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Childhood Regression in Quarantine by Charity Hagains MA, LPC-S

“Children don’t come with an instruction manual” makes it seem as if we brought our newborns home, then frantically began searching for the lost book of baby in our overnight bag convinced that its absence was a hospital oversight. We know they don’t come with a manual, which is what makes it so scary to be a new parent. It’s also why we are so thankful for the information on child rearing that we do find. Books, articles, blog posts, medical journals, our own mothers and friends are the resources we look to as a lifeline when we have questions about our child’s health and well being.

Sadly, there aren’t books or research studies on raising children during a global pandemic in the modern age. Our friends and parents haven’t charted a path for the world we now find ourselves in. We are the trail blazers now, and most of us have felt woefully unprepared to be such. Unprepared because we couldn’t, and still can’t, anticipate what happens from day to day and gage that against “normal.” Normal is ever shifting now.

I am not arrogant enough to tell you I have one clue what all of this means for ourselves and our children in the coming weeks and months. I can however give you insight into what we are seeing as a practice, how you can reframe some of that, and a few ideas on how to help your children (and yourself) cope with these unexpected changes.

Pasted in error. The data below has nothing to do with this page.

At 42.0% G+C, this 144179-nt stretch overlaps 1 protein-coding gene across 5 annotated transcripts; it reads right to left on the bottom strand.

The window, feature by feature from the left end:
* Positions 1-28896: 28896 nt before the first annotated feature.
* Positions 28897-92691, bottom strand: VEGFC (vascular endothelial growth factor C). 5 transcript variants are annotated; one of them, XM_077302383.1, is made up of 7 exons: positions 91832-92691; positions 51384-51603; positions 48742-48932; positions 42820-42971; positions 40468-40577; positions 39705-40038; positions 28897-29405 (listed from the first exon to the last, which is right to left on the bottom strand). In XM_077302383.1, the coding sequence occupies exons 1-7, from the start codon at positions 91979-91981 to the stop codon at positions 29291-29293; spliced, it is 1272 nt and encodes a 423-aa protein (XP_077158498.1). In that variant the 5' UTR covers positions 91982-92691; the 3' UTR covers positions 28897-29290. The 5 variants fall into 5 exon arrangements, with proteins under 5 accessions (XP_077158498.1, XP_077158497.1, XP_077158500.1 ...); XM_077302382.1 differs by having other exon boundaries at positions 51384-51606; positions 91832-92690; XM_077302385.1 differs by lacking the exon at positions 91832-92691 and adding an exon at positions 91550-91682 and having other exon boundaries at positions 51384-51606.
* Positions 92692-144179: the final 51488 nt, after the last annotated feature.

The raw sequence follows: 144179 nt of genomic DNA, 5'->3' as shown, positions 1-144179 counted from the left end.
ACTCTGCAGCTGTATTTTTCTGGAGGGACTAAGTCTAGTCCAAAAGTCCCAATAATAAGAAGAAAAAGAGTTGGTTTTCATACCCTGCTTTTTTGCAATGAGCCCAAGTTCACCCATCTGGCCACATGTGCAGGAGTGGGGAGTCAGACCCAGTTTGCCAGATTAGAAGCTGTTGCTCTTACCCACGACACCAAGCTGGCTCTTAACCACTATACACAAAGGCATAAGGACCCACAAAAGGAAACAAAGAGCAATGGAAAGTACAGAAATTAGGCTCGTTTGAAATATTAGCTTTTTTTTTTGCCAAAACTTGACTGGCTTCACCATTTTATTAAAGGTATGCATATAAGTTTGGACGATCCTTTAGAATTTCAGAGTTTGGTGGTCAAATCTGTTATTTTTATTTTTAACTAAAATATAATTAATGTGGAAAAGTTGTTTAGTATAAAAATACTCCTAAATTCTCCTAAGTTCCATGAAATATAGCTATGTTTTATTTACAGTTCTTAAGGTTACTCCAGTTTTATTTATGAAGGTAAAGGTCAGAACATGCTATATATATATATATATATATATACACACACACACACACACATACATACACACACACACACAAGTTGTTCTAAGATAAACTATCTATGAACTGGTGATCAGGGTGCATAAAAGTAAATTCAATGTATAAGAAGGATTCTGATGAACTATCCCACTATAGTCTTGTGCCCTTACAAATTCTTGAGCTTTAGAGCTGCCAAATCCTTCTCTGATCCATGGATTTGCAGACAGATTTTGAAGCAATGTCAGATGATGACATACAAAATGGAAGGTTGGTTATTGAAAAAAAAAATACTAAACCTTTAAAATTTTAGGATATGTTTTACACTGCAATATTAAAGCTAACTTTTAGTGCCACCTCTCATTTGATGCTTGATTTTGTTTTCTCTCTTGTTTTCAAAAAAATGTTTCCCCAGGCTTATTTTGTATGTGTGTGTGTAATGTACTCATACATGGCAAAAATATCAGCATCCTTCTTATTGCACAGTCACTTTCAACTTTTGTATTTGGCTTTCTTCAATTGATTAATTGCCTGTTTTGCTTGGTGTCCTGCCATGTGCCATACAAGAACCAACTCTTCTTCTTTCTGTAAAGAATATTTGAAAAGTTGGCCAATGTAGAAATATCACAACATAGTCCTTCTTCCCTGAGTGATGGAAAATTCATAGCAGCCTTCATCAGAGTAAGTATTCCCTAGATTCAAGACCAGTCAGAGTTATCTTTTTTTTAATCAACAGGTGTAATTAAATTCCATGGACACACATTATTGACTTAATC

With so many changes in your little one’s life lately you may begin to see some amount of developmental regression such as:

Potty Training Regression

Potty training is often externally motivated for young children. They choose to use the potty for reasons such as: their peers at school are using the restroom, adults they wish to please are happy with them (parents are excluded from this for various reasons), they are avoiding negative consequences of missing out on play time because they have to change, etc.

Many of these external motivators have been removed for them, and they fall back into old habits of accidents.

Try setting an hourly timer for “potty time” so they are routinely going to the restroom. Offer rewards for successfully using the restroom, and do not use anger or shame as a tactic when they have accidents. A gentle reminder that you believe in them and know that they will master this goes much further than angrily cleaning them up.

Sleep Training Regression

New routines and circumstances often lead to sleep regression. A new sibling, moving, attending a new school – these types of changes have often brought on some level of sleep regression.

The pandemic has had a huge change on their norm. Parents being home all day, lack of stimuli, and schedule changes can have a huge effect on their system. They may seek comfort from mom and dad in ways they hadn’t been before.

Disrupted sleep patterns, a desire to sleep in mom’s and dad’s bed, and difficulty getting to sleep are changes that you might expect while your little one is home in isolation.